Wednesday, October 29, 2014

Blogger actually gets some work done on the side

Always a warm fuzzy moment when the courier drops off the first copy of your new book.Just in time, too as the Osgoode Society for Canadian Legal History and UTP are launching my Court of Appeal for Ontario next Tuesday. If you were a member, you would be invited and a copy would be on the way to you.

A favourite passage at the moment:

On 12 October 1938, Crown counsel Clifford Magone was having a bad day in court. Trying to argue an appeal, he found himself constantly interrupted by questions from William R. Riddell, who was acting chief justice of Ontario during Chief Justice Rowell’s illness. Eventually Justice Robert Fisher came to the lawyer’s aid, declaring that he would like to hear Mr Magone set out his case uninterrupted.
“I intend to ask counsel any questions I wish,” said Riddell, “without any objections from my brother judges.”
Fisher declared that Riddell’s interruptions were quite improper.
“I don’t care a tuppence for you,” said Riddell, who was eighty-six and had been a judge since 1906.
“I don’t care a tuppence for you,” retorted Fisher, who was seventy-three and had been a judge since 1922.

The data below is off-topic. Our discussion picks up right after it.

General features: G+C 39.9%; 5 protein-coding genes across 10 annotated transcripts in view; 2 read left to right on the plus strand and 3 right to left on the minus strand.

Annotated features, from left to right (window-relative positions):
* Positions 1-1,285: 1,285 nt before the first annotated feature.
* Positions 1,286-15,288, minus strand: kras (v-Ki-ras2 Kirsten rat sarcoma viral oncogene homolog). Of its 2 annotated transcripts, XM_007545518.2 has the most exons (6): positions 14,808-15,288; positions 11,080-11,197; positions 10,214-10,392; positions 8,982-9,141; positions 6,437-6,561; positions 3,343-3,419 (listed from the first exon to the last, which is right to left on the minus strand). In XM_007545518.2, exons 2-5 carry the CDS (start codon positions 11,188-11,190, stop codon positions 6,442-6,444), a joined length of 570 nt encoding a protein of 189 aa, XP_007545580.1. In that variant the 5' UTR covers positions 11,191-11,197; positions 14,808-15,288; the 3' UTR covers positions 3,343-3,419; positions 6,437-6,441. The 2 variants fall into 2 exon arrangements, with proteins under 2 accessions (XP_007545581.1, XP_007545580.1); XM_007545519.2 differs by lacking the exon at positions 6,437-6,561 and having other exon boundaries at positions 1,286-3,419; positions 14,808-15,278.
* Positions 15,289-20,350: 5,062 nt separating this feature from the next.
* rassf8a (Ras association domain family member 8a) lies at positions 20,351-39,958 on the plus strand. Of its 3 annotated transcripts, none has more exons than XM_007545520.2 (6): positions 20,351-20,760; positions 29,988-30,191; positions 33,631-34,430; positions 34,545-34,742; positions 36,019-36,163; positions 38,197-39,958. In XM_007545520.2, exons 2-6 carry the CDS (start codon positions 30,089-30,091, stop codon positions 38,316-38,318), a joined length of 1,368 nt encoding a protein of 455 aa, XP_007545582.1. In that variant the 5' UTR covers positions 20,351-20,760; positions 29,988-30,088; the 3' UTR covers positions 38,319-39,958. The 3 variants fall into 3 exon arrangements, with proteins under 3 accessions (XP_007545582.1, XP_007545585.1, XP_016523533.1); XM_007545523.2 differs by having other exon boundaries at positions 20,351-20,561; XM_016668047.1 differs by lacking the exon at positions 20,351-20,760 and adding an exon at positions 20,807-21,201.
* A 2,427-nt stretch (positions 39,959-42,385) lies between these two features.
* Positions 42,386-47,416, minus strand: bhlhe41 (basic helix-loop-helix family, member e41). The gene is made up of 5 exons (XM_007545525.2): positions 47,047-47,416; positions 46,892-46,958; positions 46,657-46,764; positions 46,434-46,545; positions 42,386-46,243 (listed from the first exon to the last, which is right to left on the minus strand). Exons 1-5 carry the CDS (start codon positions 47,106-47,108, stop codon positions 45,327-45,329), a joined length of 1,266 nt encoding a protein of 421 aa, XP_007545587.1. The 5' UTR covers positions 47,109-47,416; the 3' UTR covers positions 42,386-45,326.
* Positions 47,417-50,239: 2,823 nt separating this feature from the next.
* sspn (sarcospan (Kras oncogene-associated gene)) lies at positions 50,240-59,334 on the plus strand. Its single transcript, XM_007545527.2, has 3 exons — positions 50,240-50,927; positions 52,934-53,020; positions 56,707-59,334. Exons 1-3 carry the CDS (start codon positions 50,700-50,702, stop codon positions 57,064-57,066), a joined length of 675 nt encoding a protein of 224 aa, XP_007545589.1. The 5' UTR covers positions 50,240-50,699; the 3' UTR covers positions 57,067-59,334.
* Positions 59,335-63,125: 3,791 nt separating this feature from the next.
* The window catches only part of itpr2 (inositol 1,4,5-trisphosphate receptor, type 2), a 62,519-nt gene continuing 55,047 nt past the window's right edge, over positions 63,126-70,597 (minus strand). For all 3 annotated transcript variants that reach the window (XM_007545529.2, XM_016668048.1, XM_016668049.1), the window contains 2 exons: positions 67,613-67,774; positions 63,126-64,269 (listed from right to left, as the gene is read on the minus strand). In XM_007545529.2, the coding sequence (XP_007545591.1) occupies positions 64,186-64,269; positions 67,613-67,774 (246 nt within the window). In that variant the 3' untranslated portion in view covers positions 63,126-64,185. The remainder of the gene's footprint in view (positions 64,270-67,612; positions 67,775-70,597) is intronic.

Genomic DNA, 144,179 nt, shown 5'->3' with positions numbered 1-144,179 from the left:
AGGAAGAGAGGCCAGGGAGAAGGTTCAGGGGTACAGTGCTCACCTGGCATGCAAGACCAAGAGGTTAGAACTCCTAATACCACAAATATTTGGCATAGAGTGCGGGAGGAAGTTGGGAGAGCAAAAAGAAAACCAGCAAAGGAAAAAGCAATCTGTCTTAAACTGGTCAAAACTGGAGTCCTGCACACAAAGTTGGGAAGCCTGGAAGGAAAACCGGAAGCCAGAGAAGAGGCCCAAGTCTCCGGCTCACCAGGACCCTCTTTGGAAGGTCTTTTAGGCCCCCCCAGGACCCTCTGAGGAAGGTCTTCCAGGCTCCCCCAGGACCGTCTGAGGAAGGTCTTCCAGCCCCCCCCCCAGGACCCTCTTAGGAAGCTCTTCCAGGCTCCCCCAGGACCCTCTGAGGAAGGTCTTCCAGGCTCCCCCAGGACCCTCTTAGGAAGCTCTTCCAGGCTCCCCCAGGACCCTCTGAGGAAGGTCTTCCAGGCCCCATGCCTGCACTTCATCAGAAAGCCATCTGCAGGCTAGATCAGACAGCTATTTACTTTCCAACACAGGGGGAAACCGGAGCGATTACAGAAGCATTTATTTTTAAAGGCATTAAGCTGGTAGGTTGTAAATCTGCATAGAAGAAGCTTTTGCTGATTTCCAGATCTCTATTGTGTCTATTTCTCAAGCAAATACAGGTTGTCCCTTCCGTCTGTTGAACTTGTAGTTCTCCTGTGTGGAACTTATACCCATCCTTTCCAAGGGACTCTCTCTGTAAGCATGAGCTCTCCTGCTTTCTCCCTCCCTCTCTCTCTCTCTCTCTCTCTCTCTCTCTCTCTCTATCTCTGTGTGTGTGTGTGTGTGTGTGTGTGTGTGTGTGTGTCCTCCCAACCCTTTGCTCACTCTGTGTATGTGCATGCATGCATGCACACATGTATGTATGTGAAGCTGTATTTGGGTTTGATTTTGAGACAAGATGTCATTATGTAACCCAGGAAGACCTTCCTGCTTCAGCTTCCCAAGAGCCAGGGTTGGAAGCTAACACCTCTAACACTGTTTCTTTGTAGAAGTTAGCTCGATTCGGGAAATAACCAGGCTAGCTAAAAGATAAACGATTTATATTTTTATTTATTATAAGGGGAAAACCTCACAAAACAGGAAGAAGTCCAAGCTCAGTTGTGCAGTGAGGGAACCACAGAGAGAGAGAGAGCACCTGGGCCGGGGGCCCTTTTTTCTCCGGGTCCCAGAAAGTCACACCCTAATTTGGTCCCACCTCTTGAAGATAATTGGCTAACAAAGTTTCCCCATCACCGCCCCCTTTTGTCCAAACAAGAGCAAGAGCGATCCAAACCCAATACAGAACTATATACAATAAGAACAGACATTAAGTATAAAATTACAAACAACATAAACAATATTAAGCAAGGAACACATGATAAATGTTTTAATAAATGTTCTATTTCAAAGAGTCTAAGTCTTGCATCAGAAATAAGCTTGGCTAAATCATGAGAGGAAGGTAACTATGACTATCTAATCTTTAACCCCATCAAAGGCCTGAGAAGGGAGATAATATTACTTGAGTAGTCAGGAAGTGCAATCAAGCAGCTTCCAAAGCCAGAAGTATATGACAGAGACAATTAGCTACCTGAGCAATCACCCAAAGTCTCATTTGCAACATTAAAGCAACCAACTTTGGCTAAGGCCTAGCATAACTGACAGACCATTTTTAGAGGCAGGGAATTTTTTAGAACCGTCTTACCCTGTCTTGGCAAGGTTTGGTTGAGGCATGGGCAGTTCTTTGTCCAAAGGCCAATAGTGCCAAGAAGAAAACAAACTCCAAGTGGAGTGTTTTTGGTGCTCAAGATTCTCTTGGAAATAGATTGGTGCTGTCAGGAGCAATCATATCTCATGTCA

In the end, the three-judge panel (the third was Cornelius Masten, who was eighty-one) dismissed the Crown’s appeal, and Riddell and Fisher were reported to be smiling and chatting by the end. But “Don’t Care Tuppence” became a Toronto Star headline the next day, with photos of the two judges.
The incident nicely captured the reputation the Court of Appeal developed in the 1930s: elderly, anglophile, crotchety, and self-indulgent. The Star story also noted that among official circles in Ottawa, the story provoked only “amusement and reminiscences.” One justice department official joked that since neither justice cared tuppence, it was a unanimous verdict and could not be appealed.
Full disclosure: the rest of the book is not such a laff-riot all the way through. Still, judicial humour is where you find it.
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